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Seeking effective, meaningful feedback is the life force of innovation, the mark of an engaged and collaborative leader, and a critical predictor of future success.

Marcus Nicolls, Senior Partner
Partners In Leadership


For every leader who values the free flow of feedback across an organization, there’s an expert arguing that the dynamic is fundamentally flawed. Feedback is far too subjective, they say; it is frequently skewed in a way that is either overly negative or unduly flattering. Further, its delivery tends to be clumsy and ineffective.

Shaping this belief are leaders who leverage feedback ineffectively. Executed poorly, feedback creates experiences that deflate morale and negatively impact people’s willingness to engage at work. Even when viewed as a threat, feedback elicits greater cortisol responses in the brain, potentially leading to negative emotional effects. At its worst, feedback is weaponized, wreaking havoc on everything from employee relations to bottom line business results.

All of these outcomes perpetuate the belief that feedback is ineffective at driving positive results, and therefore a waste of time.

It’s no wonder that so many hold negligent or avoidant attitudes toward feedback. The Partners In Leadership Culture Advantage Index® reveals that a mere 5% of employees strongly agree that others in their organizations ask for feedback when it may be hard to receive.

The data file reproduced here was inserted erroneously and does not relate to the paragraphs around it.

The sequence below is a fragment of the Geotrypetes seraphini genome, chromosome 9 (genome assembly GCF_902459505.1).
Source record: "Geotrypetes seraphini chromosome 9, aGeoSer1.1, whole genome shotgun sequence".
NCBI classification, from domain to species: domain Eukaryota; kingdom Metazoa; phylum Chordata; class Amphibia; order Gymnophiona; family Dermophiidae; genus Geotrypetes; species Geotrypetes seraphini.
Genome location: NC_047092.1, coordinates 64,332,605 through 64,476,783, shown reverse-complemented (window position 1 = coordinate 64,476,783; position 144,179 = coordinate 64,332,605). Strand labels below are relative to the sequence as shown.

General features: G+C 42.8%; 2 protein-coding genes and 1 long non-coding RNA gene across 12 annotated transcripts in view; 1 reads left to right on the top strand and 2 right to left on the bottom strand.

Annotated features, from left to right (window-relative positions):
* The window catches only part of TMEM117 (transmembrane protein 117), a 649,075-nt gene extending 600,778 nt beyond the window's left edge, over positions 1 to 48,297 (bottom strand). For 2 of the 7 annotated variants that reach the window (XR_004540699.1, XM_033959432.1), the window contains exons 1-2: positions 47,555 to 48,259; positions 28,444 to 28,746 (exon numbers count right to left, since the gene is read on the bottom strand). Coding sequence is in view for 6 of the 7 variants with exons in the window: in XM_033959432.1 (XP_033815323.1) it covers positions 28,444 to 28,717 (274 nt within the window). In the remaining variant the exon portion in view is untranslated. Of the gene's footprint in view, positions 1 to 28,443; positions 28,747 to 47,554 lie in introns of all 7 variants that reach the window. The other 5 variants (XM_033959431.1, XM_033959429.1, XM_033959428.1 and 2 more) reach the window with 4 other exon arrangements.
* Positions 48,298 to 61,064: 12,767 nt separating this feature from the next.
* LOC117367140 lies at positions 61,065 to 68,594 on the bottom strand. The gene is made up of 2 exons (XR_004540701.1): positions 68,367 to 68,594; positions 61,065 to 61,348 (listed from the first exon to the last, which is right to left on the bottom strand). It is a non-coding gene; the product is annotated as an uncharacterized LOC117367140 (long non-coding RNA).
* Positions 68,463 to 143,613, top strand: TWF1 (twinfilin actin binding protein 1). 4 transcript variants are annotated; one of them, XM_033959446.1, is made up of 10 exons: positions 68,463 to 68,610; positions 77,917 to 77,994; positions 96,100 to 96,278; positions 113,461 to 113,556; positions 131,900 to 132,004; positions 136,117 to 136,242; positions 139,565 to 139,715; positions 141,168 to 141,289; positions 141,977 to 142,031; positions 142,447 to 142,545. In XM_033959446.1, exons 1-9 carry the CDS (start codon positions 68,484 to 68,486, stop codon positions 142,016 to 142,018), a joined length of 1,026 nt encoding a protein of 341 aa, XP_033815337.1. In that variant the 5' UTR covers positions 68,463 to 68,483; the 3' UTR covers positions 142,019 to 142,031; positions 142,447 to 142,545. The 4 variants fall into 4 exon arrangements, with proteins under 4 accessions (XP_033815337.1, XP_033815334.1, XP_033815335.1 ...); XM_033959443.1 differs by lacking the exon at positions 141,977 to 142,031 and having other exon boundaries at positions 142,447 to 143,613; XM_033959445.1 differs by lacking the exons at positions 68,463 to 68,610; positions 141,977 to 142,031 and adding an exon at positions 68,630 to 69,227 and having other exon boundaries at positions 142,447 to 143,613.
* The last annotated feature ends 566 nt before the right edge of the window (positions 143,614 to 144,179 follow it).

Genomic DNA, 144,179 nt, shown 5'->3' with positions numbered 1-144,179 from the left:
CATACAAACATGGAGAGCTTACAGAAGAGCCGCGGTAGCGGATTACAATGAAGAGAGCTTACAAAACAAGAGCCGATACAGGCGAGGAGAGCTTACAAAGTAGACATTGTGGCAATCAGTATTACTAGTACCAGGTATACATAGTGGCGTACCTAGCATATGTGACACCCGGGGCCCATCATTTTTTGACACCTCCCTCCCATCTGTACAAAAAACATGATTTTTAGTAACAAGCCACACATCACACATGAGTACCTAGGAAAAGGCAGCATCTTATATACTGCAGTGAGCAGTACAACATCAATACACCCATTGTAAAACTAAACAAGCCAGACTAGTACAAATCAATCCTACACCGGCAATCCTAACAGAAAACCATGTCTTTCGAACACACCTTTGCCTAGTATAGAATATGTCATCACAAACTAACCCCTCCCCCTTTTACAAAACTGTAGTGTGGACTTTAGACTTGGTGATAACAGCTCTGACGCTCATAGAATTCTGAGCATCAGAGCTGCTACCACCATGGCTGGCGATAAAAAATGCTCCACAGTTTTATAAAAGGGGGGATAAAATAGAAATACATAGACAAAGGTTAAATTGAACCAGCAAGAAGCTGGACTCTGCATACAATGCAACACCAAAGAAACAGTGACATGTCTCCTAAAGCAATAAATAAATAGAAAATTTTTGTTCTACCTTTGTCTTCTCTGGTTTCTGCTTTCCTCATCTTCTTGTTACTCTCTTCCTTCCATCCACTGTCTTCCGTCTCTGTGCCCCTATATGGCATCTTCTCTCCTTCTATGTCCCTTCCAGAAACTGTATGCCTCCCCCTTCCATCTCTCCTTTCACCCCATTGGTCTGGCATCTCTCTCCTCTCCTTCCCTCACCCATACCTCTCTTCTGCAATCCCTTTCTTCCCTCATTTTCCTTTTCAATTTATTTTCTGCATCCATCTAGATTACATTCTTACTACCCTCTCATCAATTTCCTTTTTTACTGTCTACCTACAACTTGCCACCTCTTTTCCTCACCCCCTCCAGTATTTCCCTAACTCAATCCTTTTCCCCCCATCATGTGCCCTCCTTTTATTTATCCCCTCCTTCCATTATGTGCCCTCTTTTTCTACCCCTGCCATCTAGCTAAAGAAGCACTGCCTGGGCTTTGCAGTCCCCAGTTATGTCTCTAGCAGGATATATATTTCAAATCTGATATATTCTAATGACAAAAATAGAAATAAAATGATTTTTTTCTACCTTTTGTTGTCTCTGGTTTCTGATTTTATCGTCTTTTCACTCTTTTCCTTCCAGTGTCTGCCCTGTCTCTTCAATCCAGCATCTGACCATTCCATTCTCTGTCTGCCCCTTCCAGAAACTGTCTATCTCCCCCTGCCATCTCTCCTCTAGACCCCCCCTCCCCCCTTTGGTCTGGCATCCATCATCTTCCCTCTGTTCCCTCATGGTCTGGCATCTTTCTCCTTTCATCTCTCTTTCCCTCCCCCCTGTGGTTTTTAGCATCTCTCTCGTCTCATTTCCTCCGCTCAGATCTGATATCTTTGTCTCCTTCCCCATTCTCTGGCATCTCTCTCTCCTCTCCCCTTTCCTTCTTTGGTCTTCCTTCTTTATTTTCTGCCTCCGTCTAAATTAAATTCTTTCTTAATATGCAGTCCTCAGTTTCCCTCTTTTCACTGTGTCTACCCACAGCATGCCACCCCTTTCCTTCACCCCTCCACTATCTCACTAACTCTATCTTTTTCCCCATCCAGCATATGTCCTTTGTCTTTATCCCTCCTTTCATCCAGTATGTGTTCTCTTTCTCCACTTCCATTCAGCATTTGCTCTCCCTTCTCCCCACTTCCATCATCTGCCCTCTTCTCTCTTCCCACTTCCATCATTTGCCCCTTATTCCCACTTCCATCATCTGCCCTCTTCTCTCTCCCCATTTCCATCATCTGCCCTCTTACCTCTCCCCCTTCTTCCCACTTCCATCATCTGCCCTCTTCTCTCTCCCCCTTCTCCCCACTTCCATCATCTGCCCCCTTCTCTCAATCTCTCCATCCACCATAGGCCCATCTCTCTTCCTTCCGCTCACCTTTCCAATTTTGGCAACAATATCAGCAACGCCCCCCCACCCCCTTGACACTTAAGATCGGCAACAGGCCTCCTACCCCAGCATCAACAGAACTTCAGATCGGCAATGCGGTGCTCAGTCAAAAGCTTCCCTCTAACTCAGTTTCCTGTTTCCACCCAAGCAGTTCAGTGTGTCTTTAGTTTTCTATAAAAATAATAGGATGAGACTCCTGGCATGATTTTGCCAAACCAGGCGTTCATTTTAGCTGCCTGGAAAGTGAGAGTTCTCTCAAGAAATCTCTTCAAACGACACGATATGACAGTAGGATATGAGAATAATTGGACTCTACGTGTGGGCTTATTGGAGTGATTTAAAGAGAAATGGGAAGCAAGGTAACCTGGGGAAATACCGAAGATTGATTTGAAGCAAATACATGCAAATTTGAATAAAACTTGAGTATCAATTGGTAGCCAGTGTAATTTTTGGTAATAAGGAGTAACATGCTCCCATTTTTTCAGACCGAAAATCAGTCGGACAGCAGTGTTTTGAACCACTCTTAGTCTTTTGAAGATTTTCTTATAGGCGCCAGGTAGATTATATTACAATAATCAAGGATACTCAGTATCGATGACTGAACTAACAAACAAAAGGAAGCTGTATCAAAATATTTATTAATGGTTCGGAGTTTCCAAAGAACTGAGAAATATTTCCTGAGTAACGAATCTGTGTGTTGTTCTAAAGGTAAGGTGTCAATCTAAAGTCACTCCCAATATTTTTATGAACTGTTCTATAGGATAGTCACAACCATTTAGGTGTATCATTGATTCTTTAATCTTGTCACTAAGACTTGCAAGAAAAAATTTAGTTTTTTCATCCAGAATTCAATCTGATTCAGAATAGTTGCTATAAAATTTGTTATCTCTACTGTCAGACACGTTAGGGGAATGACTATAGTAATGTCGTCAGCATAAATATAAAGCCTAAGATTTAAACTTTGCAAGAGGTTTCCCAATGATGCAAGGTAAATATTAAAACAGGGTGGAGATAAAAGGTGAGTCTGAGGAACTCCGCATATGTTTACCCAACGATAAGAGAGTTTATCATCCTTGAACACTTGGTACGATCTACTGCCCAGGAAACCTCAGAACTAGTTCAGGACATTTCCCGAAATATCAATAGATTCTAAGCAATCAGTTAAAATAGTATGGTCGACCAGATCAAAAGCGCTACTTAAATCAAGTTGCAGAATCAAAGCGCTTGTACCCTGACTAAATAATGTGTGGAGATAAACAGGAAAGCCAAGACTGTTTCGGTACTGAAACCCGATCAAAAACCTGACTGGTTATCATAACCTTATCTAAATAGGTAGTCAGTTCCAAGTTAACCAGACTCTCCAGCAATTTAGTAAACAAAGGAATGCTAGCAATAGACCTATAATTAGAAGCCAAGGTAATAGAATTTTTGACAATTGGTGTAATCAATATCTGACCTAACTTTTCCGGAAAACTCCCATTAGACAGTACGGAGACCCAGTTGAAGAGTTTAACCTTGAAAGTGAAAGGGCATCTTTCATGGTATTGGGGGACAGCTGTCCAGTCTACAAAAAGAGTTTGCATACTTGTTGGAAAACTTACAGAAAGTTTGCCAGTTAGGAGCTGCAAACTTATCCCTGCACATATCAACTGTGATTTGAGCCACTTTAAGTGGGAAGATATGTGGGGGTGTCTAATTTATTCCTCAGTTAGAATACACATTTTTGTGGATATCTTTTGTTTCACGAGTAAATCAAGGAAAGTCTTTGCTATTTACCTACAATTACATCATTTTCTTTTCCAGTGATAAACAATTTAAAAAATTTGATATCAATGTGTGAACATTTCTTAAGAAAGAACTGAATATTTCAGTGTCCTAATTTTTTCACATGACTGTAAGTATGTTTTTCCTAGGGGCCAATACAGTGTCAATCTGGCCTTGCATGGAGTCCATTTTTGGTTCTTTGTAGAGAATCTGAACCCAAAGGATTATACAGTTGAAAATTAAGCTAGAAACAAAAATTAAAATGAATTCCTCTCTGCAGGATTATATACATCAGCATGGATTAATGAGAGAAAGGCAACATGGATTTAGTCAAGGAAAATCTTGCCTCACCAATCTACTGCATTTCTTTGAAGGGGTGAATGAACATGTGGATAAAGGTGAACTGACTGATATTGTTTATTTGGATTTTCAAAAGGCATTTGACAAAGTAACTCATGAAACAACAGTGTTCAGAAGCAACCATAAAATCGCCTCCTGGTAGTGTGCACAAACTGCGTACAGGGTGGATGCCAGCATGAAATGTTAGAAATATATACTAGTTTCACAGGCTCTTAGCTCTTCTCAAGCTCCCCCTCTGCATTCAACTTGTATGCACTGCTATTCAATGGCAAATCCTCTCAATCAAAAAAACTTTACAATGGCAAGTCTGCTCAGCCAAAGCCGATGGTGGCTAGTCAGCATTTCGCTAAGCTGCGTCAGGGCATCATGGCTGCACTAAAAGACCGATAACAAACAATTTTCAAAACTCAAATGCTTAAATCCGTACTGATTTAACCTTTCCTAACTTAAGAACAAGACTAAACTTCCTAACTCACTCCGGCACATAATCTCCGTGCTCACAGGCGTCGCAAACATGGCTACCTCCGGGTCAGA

By normalizing feedback-seeking in organizational culture, leaders drive productivity, innovation, and organization-wide performance. While the conversation regarding feedback remains an important debate, too much attention is spent evaluating the techniques by which leaders provide feedback and coach employees. As a result, the most critical considerations—namely, how leaders use feedback to effectively gain insights outside their purview—go ignored.

When you invest more in seeking feedback from people at every level of the organization, you pinpoint potential gaps in performance, and, equally important, you demonstrate that you value others and their diverse perspectives. The experience of asking for and receiving feedback in the right way creates a host of benefits for you, your colleagues, and the organization, ultimately improving short- and long-term results.

What’s the Feedback Fix?

Everyone sees the world from their own subjective viewpoint, resulting in an incomplete picture of reality. Feedback expands this perspective, giving you insight and intelligence into how others experience you and your performance. This information directs new ways of thinking, positively impacts relationships, and informs business strategy.

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